<p><em>Batch size mattered a lot for speed:</em> As a legacy of my CPU code I
started with a mini-batch size of 10. I changed that to 64, since
increasing mini-batch size often helps with speed, particularly on a
GPU, where these computations are easily parallelized. I was,
however, surprised by the speedup – I didn’t do a detailed
benchmark, but it was easily a factor of 2 or 3. Further
experimentation with mini-batch size would be useful. (Note: I’d
never used the P100 GPU before. I’ve seen speedups with other GPUs
when changing mini-batch size, but I’m pretty sure this is the largest
I’ve seen.)</p>
<p><em>Adding other hyper-parameters:</em> I suspect adding other
hyper-parameters would result in significantly better results. In
rough order of priority, it’d be good to add: initialization
parameters for the weights, different types of data augmentation, size
of the fully-connected layer, the kernel sizes, learning rate decay
rate, and stride length.</p>
<p><em>Understand performance across ensembles of nets:</em> Something I
understand poorly is the behaviour of ensembles of neural nets. What
is the distribution of performance across the ensemble? How much can
aggregating the outputs help? What are the best strategies for
aggregating outputs? How much does it help to increase the size of
the ensemble?</p>
<p><em>How stable are the results for large ensembles?</em> The questions in the
last item are all intrinsically interesting. They’re also interesting
for a practical reason: sometimes I found hyper-parameter choices
which did not provide stable performance across repeated training
using those same hyper-parameters. But perhaps with large enough
ensemble sizes that instability could be eliminated. A related point:
I achieved validation accuracies up to 94.39%, but didn’t report them
above, because they were not easy to reproduce while using the same
hyper-parameters.</p>
<p><em>Adding interactivity:</em> Something that’s often frustrating while
annealing is that a question will occur to me, based on observing the
program output, but I have no way to modify the anneal in real time.
It’d be exceptionally helpful to be able to break in, access the REPL,
modify the structure of the anneal, and restart.</p>
<p><em>The addictive psychology of training neural nets:</em> Watching the
outputs flow by – all the ups and downs of performance –
produces a feeling which mirrors the appeal many people (including
myself) feel while watching sport. There’s lots of random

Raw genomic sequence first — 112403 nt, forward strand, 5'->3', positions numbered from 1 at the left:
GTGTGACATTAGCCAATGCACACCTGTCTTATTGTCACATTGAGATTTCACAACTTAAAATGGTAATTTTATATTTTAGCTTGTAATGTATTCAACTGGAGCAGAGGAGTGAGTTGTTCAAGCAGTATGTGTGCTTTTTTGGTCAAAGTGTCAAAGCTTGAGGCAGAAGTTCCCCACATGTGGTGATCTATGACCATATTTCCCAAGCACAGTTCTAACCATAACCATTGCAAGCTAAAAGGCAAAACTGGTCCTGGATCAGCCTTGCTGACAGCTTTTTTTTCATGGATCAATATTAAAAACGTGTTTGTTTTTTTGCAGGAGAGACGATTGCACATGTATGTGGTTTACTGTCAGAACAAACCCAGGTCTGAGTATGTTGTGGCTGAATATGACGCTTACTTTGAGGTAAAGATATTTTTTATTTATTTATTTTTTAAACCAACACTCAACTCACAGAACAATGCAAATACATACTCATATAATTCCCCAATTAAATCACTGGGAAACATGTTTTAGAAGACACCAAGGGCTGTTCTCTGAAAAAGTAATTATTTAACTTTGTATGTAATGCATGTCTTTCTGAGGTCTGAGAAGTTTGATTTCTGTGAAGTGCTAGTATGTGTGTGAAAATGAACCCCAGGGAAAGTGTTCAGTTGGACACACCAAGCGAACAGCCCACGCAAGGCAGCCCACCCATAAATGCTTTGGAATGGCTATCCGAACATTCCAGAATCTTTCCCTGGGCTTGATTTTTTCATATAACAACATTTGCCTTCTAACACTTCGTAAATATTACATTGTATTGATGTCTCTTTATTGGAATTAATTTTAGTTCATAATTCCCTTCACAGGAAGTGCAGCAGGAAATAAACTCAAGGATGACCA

intermittent reward, and the perhaps illusory sense that you’re
watching something important, something which your mind really wants
to find patterns in. Indeed, on occasion you do find patterns, and it
can be helpful. Nonetheless, I wonder if there aren’t healthier ways
of engaging with neural nets.</p>By Michael NielsenReduced MNIST: how well can machines learn from small data?2017-11-15T00:00:00+00:002017-11-15T00:00:00+00:00http://cognitivemedium.com/rmnist<p>By <a href="http://twitter.com/michael_nielsen">Michael Nielsen</a></p>
<p><em>Status: Exploratory working notes. Intended as preliminary
exploration to get familiar with the problem, not as a survey of prior
literature, with which I am only very incompletely familiar. Caveat
emptor.</em></p>
<p>For many years, the MNIST database of handwritten digits was a staple
of introductions to image recognition. Here’s a few MNIST training
digits:</p>
<p><img src="/assets/rmnist/digits.png" alt="MNIST digits" /></p>
<p>In recent years, many people have come to regard MNIST as too small
and simple to be taken seriously. It has “only” 60,000 training
images, each 28 by 28 grayscale pixels, and is divided into 10 classes
(0, 1, 2, …, 9). By comparison, modern image recognition systems may
be trained on more than a million full-color, high-resolution images,
with far more classes.</p>
<p>For many applications it’s desirable to train using larger and more
complex data sets. But from a scientific point of view it’s also
extremely interesting to understand how to train machines using small,
simple data sets. After all, human beings don’t need to see 60,000
examples to learn to recognize handwritten digits. Rather, we’re
shown a few examples and rapidly learn to generalize. What principles
underly that ability to generalize? Can machines learn to generalize
from small data sets?</p>
<p>In these notes, I explore several simple ways of training machine
learning algorithms using tiny subsets of the original MNIST data.
We’ll call these subsets <em>reduced MNIST</em>, or RMNIST. As said in the
introductory note, the notes aren’t at all complete, and I’m certainly
not thoroughly familiar with prior work. Rather, this is me getting
familiar with the problem by doing some basic hands-on work. Frankly,